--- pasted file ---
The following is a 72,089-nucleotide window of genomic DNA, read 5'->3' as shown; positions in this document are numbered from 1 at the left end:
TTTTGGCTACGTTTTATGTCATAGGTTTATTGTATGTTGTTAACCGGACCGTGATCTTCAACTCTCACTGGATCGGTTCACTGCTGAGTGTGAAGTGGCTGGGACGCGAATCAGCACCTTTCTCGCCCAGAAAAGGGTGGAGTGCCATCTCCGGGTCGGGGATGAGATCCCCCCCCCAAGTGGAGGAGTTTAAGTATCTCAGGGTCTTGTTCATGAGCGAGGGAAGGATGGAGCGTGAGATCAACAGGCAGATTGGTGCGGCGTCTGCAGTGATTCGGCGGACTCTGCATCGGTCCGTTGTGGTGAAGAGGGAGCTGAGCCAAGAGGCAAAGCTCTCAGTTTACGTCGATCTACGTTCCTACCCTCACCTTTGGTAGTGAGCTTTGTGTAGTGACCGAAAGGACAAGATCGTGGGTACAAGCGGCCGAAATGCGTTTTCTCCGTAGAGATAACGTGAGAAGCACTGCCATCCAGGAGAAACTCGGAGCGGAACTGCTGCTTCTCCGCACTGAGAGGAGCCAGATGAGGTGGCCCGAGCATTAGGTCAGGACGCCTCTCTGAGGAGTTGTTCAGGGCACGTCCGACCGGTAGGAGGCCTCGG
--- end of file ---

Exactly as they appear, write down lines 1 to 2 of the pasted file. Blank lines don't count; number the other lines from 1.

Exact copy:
The following is a 72,089-nucleotide window of genomic DNA, read 5'->3' as shown; positions in this document are numbered from 1 at the left end:
TTTTGGCTACGTTTTATGTCATAGGTTTATTGTATGTTGTTAACCGGACCGTGATCTTCAACTCTCACTGGATCGGTTCACTGCTGAGTGTGAAGTGGCTGGGACGCGAATCAGCACCTTTCTCGCCCAGAAAAGGGTGGAGTGCCATCTCCGGGTCGGGGATGAGATCCCCCCCCCAAGTGGAGGAGTTTAAGTATCTCAGGGTCTTGTTCATGAGCGAGGGAAGGATGGAGCGTGAGATCAACAGGCAGATTGGTGCGGCGTCTGCAGTGATTCGGCGGACTCTGCATCGGTCCGTTGTGGTGAAGAGGGAGCTGAGCCAAGAGGCAAAGCTCTCAGTTTACGTCGATCTACGTTCCTACCCTCACCTTTGGTAGTGAGCTTTGTGTAGTGACCGAAAGGACAAGATCGTGGGTACAAGCGGCCGAAATGCGTTTTCTCCGTAGAGATAACGTGAGAAGCACTGCCATCCAGGAGAAACTCGGAGCGGAACTGCTGCTTCTCCGCACTGAGAGGAGCCAGATGAGGTGGCCCGAGCATTAGGTCAGGACGCCTCTCTGAGGAGTTGTTCAGGGCACGTCCGACCGGTAGGAGGCCTCGG